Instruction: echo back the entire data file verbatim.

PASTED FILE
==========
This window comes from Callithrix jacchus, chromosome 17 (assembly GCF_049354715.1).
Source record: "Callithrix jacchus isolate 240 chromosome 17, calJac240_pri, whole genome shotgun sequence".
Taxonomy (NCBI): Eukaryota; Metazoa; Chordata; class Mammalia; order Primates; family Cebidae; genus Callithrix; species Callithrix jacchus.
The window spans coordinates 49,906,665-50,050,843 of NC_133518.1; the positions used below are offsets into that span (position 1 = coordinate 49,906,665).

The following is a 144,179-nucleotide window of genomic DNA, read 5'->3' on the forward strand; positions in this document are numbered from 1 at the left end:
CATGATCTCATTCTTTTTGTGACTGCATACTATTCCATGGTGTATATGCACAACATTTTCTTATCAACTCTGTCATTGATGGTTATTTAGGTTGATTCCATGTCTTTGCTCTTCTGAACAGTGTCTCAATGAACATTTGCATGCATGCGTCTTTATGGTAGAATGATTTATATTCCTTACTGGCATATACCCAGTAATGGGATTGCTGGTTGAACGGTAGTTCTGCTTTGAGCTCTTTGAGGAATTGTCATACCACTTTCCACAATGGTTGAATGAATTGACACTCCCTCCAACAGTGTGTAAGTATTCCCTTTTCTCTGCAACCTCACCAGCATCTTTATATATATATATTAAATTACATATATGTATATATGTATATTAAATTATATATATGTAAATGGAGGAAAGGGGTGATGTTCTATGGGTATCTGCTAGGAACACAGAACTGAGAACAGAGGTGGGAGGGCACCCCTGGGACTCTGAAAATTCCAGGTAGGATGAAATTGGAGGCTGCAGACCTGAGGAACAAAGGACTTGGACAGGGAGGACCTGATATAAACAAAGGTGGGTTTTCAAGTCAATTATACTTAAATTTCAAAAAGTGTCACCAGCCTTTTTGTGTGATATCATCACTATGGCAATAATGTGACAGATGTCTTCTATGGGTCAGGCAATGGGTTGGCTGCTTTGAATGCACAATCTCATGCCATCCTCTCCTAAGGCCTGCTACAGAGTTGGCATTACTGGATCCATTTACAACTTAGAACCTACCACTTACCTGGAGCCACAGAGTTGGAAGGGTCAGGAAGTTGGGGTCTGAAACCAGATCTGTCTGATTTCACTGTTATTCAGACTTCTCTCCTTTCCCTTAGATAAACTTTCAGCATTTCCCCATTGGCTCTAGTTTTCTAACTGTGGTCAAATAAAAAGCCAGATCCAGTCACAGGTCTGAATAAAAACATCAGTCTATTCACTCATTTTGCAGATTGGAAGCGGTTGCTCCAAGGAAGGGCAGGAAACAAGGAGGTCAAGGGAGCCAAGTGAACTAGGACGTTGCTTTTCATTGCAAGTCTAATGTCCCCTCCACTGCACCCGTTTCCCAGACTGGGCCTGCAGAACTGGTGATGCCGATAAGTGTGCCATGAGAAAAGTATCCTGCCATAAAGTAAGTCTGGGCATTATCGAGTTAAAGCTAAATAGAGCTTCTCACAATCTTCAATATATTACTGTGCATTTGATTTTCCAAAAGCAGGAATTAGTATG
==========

This window comes from Callithrix jacchus, chromosome 17 (assembly GCF_049354715.1).
Source record: "Callithrix jacchus isolate 240 chromosome 17, calJac240_pri, whole genome shotgun sequence".
Taxonomy (NCBI): Eukaryota; Metazoa; Chordata; class Mammalia; order Primates; family Cebidae; genus Callithrix; species Callithrix jacchus.
The window spans coordinates 49,906,665-50,050,843 of NC_133518.1; the positions used below are offsets into that span (position 1 = coordinate 49,906,665).

The following is a 144,179-nucleotide window of genomic DNA, read 5'->3' on the forward strand; positions in this document are numbered from 1 at the left end:
CATGATCTCATTCTTTTTGTGACTGCATACTATTCCATGGTGTATATGCACAACATTTTCTTATCAACTCTGTCATTGATGGTTATTTAGGTTGATTCCATGTCTTTGCTCTTCTGAACAGTGTCTCAATGAACATTTGCATGCATGCGTCTTTATGGTAGAATGATTTATATTCCTTACTGGCATATACCCAGTAATGGGATTGCTGGTTGAACGGTAGTTCTGCTTTGAGCTCTTTGAGGAATTGTCATACCACTTTCCACAATGGTTGAATGAATTGACACTCCCTCCAACAGTGTGTAAGTATTCCCTTTTCTCTGCAACCTCACCAGCATCTTTATATATATATATTAAATTACATATATGTATATATGTATATTAAATTATATATATGTAAATGGAGGAAAGGGGTGATGTTCTATGGGTATCTGCTAGGAACACAGAACTGAGAACAGAGGTGGGAGGGCACCCCTGGGACTCTGAAAATTCCAGGTAGGATGAAATTGGAGGCTGCAGACCTGAGGAACAAAGGACTTGGACAGGGAGGACCTGATATAAACAAAGGTGGGTTTTCAAGTCAATTATACTTAAATTTCAAAAAGTGTCACCAGCCTTTTTGTGTGATATCATCACTATGGCAATAATGTGACAGATGTCTTCTATGGGTCAGGCAATGGGTTGGCTGCTTTGAATGCACAATCTCATGCCATCCTCTCCTAAGGCCTGCTACAGAGTTGGCATTACTGGATCCATTTACAACTTAGAACCTACCACTTACCTGGAGCCACAGAGTTGGAAGGGTCAGGAAGTTGGGGTCTGAAACCAGATCTGTCTGATTTCACTGTTATTCAGACTTCTCTCCTTTCCCTTAGATAAACTTTCAGCATTTCCCCATTGGCTCTAGTTTTCTAACTGTGGTCAAATAAAAAGCCAGATCCAGTCACAGGTCTGAATAAAAACATCAGTCTATTCACTCATTTTGCAGATTGGAAGCGGTTGCTCCAAGGAAGGGCAGGAAACAAGGAGGTCAAGGGAGCCAAGTGAACTAGGACGTTGCTTTTCATTGCAAGTCTAATGTCCCCTCCACTGCACCCGTTTCCCAGACTGGGCCTGCAGAACTGGTGATGCCGATAAGTGTGCCATGAGAAAAGTATCCTGCCATAAAGTAAGTCTGGGCATTATCGAGTTAAAGCTAAATAGAGCTTCTCACAATCTTCAATATATTACTGTGCATTTGATTTTCCAAAAGCAGGAATTAGTATG